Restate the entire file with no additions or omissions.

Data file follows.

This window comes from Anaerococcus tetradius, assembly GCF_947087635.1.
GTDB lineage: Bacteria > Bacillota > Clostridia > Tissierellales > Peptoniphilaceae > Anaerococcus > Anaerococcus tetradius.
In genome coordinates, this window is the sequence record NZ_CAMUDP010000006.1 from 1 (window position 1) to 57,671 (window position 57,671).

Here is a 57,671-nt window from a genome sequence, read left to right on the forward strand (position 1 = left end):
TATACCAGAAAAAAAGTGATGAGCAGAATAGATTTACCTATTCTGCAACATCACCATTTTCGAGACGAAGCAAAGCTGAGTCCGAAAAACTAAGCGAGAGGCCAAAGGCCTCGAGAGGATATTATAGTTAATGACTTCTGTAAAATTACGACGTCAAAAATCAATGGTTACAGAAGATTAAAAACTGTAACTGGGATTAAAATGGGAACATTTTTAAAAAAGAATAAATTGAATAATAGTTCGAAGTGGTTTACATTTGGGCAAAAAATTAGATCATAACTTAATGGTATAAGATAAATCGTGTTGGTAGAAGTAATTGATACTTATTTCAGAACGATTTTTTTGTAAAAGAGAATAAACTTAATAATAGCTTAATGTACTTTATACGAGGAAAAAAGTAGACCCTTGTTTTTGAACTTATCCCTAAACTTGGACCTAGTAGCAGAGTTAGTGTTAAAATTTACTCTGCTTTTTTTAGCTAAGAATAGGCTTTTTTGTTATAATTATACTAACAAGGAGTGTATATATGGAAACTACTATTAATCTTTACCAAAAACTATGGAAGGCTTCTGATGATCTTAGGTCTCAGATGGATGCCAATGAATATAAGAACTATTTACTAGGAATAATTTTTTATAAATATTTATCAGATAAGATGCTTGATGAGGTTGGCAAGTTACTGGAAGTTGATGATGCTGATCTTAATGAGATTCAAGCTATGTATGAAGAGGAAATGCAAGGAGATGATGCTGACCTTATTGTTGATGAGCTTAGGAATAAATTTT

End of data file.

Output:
This window comes from Anaerococcus tetradius, assembly GCF_947087635.1.
GTDB lineage: Bacteria > Bacillota > Clostridia > Tissierellales > Peptoniphilaceae > Anaerococcus > Anaerococcus tetradius.
In genome coordinates, this window is the sequence record NZ_CAMUDP010000006.1 from 1 (window position 1) to 57,671 (window position 57,671).

Here is a 57,671-nt window from a genome sequence, read left to right on the forward strand (position 1 = left end):
TATACCAGAAAAAAAGTGATGAGCAGAATAGATTTACCTATTCTGCAACATCACCATTTTCGAGACGAAGCAAAGCTGAGTCCGAAAAACTAAGCGAGAGGCCAAAGGCCTCGAGAGGATATTATAGTTAATGACTTCTGTAAAATTACGACGTCAAAAATCAATGGTTACAGAAGATTAAAAACTGTAACTGGGATTAAAATGGGAACATTTTTAAAAAAGAATAAATTGAATAATAGTTCGAAGTGGTTTACATTTGGGCAAAAAATTAGATCATAACTTAATGGTATAAGATAAATCGTGTTGGTAGAAGTAATTGATACTTATTTCAGAACGATTTTTTTGTAAAAGAGAATAAACTTAATAATAGCTTAATGTACTTTATACGAGGAAAAAAGTAGACCCTTGTTTTTGAACTTATCCCTAAACTTGGACCTAGTAGCAGAGTTAGTGTTAAAATTTACTCTGCTTTTTTTAGCTAAGAATAGGCTTTTTTGTTATAATTATACTAACAAGGAGTGTATATATGGAAACTACTATTAATCTTTACCAAAAACTATGGAAGGCTTCTGATGATCTTAGGTCTCAGATGGATGCCAATGAATATAAGAACTATTTACTAGGAATAATTTTTTATAAATATTTATCAGATAAGATGCTTGATGAGGTTGGCAAGTTACTGGAAGTTGATGATGCTGATCTTAATGAGATTCAAGCTATGTATGAAGAGGAAATGCAAGGAGATGATGCTGACCTTATTGTTGATGAGCTTAGGAATAAATTTT